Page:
Enjoy.
Once again, I am left wishing that my lathe (a Harbor Freight 5980) had a power feed. One of these years I'm going to end up fabbing something to let me cut threads on that sucker, it'll likely be a CNC conversion though! =D

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Old 04-12-2012, 09:24 PM   #15
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Default Re: DIY wheel balancer

The cone set that I ordered has arrived and the cones are UHMW polly which explains the $85.00 price tag.

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Old 04-13-2012, 11:36 AM   #16
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Happy Re: DIY wheel balancer

Quote:
Once again, I am left wishing that my lathe (a Harbor Freight 5980) had a power feed.
Aren't lathes wonderful tools to have (even if they don't have power feed)? Mine is an Enco but it is similar to HF 45861 (9x20). I find myself using my lathe 10x more often than my mill. There are no end of things that need turning, trimming, threading, polishing, knurling, spinning, etc, etc.

If you are lamenting power feed for threading, yes it's great (I used that to single point the tube), but it is not really necessary. Use a regular threading die and the lathe can act as a power feed for it (but you need a reversible motor of course). As you can see in the photos I bought a 1-1/2"-12 tap off of Ebay for the inside threads. I did the tapping in the same setup as the cone machining using a live center so they are concentric. The cones I made have essentially no runout.

Mine has all the Steve Bedair website mods done to it short of variable motor speed and now is functionally more like a 10x22 (I picked up at least another inch of cross feed with the lead screw mod I did). One of these days I'll rebuild the pedestal cross feed (the one that swivels) to have a longer travel as well.

Quote:
The cone set that I ordered has arrived and the cones are UHMW polly which explains the $85.00 price tag.
Can't wait to hear you you like it. It should work just fine. I used mine again last weekend on a friend's car. It worked perfectly. Solved a nagging balance issue for him.

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Old 04-13-2012, 12:45 PM   #17
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Happy Re: DIY wheel balancer

Quote:
Originally Posted by DIYguy View Post
Aren't lathes wonderful tools to have (even if they don't have power feed)? Mine is an Enco but it is similar to HF 45861 (9x20). I find myself using my lathe 10x more often than my mill. There are no end of things that need turning, trimming, threading, polishing, knurling, spinning, etc, etc.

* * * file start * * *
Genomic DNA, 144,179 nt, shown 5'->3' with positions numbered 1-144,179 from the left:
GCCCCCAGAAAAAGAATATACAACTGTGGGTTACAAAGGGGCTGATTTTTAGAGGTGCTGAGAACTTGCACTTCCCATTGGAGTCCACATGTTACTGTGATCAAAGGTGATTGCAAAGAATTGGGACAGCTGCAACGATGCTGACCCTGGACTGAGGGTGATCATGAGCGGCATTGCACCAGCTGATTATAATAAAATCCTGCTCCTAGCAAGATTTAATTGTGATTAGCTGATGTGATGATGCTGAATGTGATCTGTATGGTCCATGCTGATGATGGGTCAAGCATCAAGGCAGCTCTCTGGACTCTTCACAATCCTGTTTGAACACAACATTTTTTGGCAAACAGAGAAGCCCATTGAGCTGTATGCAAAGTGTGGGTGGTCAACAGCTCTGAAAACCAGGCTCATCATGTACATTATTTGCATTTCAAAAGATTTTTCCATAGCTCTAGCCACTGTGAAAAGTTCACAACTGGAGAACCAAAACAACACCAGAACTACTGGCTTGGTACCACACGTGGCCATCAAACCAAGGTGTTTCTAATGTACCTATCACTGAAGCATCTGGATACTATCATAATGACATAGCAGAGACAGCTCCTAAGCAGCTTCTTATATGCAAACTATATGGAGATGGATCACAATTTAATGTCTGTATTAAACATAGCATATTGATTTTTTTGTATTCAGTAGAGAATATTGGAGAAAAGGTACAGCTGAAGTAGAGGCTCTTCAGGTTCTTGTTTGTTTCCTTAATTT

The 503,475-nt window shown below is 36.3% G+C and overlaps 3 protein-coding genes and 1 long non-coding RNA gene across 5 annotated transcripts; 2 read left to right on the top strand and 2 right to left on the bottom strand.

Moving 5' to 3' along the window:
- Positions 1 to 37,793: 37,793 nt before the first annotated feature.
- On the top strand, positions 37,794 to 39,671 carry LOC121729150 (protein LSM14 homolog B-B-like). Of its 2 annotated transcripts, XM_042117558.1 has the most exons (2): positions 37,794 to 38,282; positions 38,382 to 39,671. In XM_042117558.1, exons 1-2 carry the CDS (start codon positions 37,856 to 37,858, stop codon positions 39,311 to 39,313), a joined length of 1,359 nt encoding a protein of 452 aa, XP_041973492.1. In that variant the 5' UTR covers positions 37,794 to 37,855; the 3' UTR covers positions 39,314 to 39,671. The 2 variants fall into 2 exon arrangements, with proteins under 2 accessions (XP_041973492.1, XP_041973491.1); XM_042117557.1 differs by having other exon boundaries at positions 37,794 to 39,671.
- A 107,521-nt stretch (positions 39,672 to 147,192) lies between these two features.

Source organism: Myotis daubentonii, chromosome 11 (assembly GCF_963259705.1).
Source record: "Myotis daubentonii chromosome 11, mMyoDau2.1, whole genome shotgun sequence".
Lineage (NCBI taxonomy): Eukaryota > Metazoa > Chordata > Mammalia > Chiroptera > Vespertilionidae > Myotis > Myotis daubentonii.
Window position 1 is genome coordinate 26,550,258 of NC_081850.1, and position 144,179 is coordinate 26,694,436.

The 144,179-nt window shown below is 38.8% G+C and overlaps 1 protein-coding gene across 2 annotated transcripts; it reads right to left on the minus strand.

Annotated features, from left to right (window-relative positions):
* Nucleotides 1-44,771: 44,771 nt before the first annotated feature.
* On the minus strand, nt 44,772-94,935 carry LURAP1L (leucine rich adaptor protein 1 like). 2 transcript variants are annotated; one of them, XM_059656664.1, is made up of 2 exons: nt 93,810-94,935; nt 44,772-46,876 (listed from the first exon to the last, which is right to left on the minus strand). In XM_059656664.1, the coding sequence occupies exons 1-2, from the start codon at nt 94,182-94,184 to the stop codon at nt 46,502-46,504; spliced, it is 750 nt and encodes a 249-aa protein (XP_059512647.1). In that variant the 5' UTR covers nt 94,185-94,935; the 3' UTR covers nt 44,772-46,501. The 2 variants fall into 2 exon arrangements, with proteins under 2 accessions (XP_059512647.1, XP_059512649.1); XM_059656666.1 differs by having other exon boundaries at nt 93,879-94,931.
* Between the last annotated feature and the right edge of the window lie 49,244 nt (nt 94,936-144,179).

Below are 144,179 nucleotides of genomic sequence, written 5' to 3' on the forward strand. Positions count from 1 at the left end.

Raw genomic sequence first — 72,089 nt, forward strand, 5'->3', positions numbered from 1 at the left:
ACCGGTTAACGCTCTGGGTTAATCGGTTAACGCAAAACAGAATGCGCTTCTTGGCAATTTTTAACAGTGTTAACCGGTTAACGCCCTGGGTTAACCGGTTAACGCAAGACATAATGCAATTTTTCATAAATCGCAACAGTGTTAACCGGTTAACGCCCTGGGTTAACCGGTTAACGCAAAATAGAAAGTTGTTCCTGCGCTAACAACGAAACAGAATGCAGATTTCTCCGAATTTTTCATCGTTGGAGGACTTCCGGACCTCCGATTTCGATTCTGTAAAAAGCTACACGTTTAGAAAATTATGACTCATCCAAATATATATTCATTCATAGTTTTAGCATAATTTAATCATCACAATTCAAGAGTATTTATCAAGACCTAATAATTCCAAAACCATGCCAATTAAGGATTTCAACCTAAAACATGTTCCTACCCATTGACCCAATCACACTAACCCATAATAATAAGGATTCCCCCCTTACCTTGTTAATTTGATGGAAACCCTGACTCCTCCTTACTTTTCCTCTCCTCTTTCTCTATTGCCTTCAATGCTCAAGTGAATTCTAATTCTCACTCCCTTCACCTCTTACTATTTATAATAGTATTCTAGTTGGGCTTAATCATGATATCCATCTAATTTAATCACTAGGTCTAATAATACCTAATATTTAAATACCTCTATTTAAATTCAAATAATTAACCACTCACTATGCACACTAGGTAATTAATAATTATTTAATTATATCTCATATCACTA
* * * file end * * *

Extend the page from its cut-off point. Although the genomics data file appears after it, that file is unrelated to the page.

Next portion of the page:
If you are lamenting power feed for threading, yes it's great (I used that to single point the tube), but it is not really necessary. Use a regular threading die and the lathe can act as a power feed for it (but you need a reversible motor of course). As you can see in the photos I bought a 1-1/2"-12 tap off of Ebay for the inside threads. I did the tapping in the same setup as the cone machining using a live center so they are concentric. The cones I made have essentially no runout.

Mine has all the Steve Bedair website mods done to it short of variable motor speed and now is functionally more like a 10x22 (I picked up at least another inch of cross feed with the lead screw mod I did). One of these days I'll rebuild the pedestal cross feed (the one that swivels) to have a longer travel as well.
IMNSHO Lathes are the greatest tools man has ever produced... They are the only tools (talking non-CNC here) that can replicate themselves.

I currently use the mill portion of mine more than the lathe because the lathe does not run! I started a treadmill motor conversion nearly a year ago and while the motor mounting went pretty painlessly, figuring out an electronics enclosure has stalled the progress. I've got a buddy in the supply business though and he's helping me find a suitable metal enclosure for the board. I don't feel like chancing having the 120V feeds unguarded with a child running around so I haven't even tested the setup, though it came from a running treadmill.

I did see from your photos that you used the big-ol' tap for the cones. I'm pondering the piece of 7/8-8 threaded rod I have sitting around for use here. If I cut shoulders it should get the job done... just need to verify straightness first.

OR I could leave the idea alone and get on with my 200 other projects......

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Old 04-13-2012, 01:41 PM   #18
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Happy Re: DIY wheel balancer

Quote:
I'm pondering the piece of 7/8-8 threaded rod I have
Sure, that will do nicely so long as it straight of course. In fact a coarser thread will make it quicker to get the cones on and off.

My choice of 1-1/2"-12 threads was principally due to the ~1.410" root diameter which worked with the tubing I was using. When I single pointed the threads on the tube OD I did them on the tight side. I had to lap them a bit in fact. The lathe was very handy for that purpose as well. There is very little play between the tube and the cones as a result.

Doesn't matter that much though because the threads will tend to self-center. So as long as the body of the shaft/tube is straight, you should be OK.

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Old 04-13-2012, 02:24 PM   #19
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Join Date: Apr 2008
Location: Far Southwestern Iowa
Posts: 66,693
 

1998 SC2
Default Re: DIY wheel balancer

There are 3 critical tools, lathe, grinder, Oxy/Acet torches and cutting head. With those tools if you can not make it you don't need it.

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Old 04-13-2012, 02:34 PM   #20
TrotFox
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Join Date: Dec 2011
Location: Knoxville, TN
Posts: 338

1992 SC
2006 VUE 2.4L
Happy Re: DIY wheel balancer

I've got a tiny Butane-NOX torch... and a small selection of propane bottle heads, does that count?

Everything else I'm good on. Besides, I'm not technically allowed to keep any "fuel tanks" stored at our current townhouse. (shhh!)

Trot, the mostly-capable, fox...

...
Red 5spd Fiero Formula
Grey 5spd '06 Vue
Red '15 PriusC-4